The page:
Martinique is a small island located just north of the country of Trinidad and Tobaggo on the eastern edge of the Caribbean Sea. The history of the Jewish community there can be traced back to the early 1600's. Like many countries of the Caribbean, Martinique was first settled by Jews from Amsterdam who had arrived in that country as settlers fleeing the Inquisition of Spain and Portugal.
Most of these settlers who arrived in Martinique were merchants and traders, working for and protecting the interests of the Dutch. Most of the early Jews lived in the larger cities, the business centers. This allowed many of them to become very prosperous and successful.
In 1635, Martinique was conquered by France. For many years this was not a problem for the Jews, they continued to prosper and the community grew. In 1667 the first synagogue was founded in Martinique. Over time however, the French began to grow jealous of the success of the Jews and discrimination against them grew.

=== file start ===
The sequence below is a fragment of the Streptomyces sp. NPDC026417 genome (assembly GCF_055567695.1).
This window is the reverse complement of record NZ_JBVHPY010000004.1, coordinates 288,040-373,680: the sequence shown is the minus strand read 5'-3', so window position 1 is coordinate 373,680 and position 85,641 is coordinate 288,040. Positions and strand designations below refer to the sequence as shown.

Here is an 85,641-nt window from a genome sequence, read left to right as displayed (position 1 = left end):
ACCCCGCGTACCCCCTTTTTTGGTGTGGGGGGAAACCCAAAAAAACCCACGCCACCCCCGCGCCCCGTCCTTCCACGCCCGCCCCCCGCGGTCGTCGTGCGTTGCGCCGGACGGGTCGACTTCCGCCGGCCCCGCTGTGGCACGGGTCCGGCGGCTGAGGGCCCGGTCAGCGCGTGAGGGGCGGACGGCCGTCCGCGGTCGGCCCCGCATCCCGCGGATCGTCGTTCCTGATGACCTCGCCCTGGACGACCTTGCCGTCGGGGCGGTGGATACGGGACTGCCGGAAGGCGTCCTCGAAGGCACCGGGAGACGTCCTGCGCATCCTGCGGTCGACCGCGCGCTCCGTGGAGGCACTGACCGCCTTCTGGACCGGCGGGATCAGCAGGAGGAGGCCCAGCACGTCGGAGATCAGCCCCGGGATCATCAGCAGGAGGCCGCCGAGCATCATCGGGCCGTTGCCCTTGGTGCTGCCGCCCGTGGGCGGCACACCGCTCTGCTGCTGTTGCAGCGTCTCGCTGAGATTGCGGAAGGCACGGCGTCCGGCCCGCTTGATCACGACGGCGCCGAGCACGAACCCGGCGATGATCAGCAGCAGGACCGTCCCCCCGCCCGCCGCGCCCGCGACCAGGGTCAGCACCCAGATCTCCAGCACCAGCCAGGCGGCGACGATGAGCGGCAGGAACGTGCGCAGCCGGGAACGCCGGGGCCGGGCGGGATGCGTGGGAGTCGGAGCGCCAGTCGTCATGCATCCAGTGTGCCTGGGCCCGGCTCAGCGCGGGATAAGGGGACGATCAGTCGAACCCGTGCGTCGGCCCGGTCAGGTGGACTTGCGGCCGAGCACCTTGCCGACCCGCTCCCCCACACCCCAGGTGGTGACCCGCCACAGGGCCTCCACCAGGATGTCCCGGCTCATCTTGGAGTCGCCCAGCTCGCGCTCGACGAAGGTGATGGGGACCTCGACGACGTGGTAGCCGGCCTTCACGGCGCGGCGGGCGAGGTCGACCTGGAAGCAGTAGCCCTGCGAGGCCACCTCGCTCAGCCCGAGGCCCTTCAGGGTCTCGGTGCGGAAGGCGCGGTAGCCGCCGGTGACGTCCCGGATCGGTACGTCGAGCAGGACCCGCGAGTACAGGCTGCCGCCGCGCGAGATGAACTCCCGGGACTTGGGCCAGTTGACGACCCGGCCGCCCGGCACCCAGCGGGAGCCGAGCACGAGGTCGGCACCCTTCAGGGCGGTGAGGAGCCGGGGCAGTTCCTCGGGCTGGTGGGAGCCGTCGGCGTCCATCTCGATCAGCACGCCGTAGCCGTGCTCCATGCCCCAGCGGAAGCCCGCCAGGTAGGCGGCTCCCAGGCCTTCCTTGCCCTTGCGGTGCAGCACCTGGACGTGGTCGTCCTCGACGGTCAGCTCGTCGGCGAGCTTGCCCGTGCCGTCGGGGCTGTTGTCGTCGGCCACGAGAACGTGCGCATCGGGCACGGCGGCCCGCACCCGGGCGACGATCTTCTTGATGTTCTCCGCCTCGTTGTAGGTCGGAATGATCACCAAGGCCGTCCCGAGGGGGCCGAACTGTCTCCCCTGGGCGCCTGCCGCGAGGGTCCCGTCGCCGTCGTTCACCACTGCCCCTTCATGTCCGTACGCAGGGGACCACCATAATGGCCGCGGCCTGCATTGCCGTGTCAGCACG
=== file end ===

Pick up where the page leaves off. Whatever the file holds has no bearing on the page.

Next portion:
Finally, in 1683, bowing to pressure from the French merchants and the Jesuits, King Louis XIV expelled the Jews from Martinique. This led to a group of Jews leaving for Curacao. However a good number of the Jews in Martinique simply ignored the law and stayed. This group of Jews continued to flourish and the community actually grew. The laws against the Jews were finally withdrawn after the French Revolution.
Today, the majority of the Jewish population in Martinique resides in the community of Schoelcher where they have built a synagogue. There is also a smaller group located in Fort-de-France comprised mostly of the Jews who arrived from France and North Africa in the latter part of the 1900's.